Continuing on from part one, we look at the next five keys.
6. Being Organised/Daily Planning – I have seen a connection with the more conflict that is in a department, the more a property manager is disorganised and not managing by priority. All tasks (everything that needs to get done) should be written into once source like a notebook, and then daily planning occurring and writing one a daily task manager (simply writing down in priority what you need to do for the day!). Once you have this listed, just do it and ignore anything else that can wait till the next or another day.
7. Attention to Detail/Accuracy – another source of pain and conflict is not doing a job or task properly in the first place! Make sure your task is completed thoroughly and not leaving pieces undone or parts incomplete. Your goal is to get the task completed right the first time without having to revisit it later and fix it again, sometimes taking 2-3 times more energy to fix it, than what it would take doing it right once the first time. Strict adherence to systems, policies and procedures will ensure this occurs every time.
8. Under Promise and Over Deliver – if you are reporting back to a person with a complaint, problem or just everyday issues you can delight the client or customer and reduce conflict by first under-promising and then over-delivering. If you do what they expected, you have a simple completion of a task. Complete something before they expected you then delight the person at the receiving end. Top operators always use this rule!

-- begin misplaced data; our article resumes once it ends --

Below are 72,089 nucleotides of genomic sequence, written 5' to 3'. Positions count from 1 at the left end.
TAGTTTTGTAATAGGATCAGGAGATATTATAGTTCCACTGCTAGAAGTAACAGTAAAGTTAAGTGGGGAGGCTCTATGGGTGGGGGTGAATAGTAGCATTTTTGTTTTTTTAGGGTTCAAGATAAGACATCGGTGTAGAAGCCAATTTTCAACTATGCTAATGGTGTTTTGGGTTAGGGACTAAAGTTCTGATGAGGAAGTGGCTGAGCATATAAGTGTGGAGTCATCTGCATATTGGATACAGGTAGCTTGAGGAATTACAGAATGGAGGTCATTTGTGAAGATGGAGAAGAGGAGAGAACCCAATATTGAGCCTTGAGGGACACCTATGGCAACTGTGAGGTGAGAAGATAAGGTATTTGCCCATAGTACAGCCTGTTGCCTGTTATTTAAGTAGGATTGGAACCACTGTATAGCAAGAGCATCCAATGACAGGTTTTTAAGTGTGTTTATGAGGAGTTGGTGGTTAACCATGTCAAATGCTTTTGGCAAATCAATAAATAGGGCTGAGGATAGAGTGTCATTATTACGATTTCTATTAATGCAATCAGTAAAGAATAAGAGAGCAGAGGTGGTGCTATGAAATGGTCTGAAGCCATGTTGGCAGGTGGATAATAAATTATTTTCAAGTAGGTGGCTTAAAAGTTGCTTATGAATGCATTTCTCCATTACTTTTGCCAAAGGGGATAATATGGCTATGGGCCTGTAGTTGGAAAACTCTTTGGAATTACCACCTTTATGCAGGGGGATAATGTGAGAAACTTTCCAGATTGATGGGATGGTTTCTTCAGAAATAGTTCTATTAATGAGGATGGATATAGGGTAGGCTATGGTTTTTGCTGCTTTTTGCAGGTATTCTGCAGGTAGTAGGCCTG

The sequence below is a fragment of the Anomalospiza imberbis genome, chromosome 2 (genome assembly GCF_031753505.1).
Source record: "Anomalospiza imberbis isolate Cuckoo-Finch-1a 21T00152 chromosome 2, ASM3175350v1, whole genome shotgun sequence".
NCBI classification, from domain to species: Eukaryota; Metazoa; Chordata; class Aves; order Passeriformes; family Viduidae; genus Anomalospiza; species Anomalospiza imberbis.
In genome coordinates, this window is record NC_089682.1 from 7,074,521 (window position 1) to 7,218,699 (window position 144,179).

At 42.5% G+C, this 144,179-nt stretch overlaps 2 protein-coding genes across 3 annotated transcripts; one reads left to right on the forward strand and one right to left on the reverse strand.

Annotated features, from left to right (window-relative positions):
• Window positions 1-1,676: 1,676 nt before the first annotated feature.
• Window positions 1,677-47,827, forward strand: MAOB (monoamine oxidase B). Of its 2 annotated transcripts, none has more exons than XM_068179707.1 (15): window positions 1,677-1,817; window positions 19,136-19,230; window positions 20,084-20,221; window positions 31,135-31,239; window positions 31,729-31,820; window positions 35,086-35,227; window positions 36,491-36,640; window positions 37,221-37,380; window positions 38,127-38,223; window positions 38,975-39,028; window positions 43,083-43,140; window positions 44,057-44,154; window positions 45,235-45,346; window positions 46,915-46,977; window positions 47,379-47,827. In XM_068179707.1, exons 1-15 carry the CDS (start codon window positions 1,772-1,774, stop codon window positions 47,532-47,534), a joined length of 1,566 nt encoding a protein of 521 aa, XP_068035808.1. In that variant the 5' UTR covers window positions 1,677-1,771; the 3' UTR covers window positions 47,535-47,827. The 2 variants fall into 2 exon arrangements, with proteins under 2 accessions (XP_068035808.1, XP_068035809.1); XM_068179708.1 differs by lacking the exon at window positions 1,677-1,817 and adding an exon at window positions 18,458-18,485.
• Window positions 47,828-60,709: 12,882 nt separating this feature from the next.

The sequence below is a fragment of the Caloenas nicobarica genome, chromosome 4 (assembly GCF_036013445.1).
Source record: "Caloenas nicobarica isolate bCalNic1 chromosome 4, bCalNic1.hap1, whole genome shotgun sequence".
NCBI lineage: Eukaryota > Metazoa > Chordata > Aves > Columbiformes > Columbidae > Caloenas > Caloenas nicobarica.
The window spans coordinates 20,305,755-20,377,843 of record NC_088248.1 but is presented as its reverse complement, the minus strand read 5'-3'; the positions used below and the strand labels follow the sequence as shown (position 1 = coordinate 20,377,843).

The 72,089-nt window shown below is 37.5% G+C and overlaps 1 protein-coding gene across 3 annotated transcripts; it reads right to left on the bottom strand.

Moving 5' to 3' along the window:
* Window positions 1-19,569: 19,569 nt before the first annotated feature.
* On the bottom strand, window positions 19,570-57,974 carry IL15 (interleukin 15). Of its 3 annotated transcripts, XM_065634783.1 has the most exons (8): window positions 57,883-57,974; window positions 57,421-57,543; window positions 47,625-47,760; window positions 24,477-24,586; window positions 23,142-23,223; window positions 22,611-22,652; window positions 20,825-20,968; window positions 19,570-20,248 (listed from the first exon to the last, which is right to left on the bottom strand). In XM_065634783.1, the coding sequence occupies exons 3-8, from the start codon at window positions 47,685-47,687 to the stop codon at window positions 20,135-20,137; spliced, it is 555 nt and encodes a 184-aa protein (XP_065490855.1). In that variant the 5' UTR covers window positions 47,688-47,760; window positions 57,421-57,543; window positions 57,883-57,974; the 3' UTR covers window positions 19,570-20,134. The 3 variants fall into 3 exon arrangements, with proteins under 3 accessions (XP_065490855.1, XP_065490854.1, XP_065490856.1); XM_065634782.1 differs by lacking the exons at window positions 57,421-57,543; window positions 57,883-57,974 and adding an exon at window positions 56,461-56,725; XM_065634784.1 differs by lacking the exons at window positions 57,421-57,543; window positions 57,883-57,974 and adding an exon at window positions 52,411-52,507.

9. Don’t Pour Petrol onto a Fire! – Too many property managers believe that when a person is yelling at them, they need to yell louder! I have learnt by experience that this doesn’t work! Quick diffusing of a situation can occur by speaking calmly, professionally and sometimes firmly, but don’t try and put out a fire by throwing petrol on it! Use good people skills and use water to put out a fire! (Metaphorically speaking)
10. Always Make Good File Notes – conflict can occur when you cannot prove what was agreed upon by not having a record of previous file notes of actions and conversations. A large amount of business health checks we have conducted tend to show most property managers seldom to never make file notes and use the excuse that ‘they know what is going on and remember everything!’ This attitude quickly comes undone when they go on sick or annual leave, or resign from their position and leave other property managers to deal with conflict and issues that if they knew what had actually occurred, could quickly deal with conflict and problems at hand.
Conflict by far is one of the biggest factors that contribute to property managers being dissatisfied with their roles, and so implementing strategies to reducing conflict simply make good sense!
Avoiding and effectively reducing conflict requires a property manager to be dedicated to being proactive and prefer to fly above the storm clouds than have to fly through them!
All the best!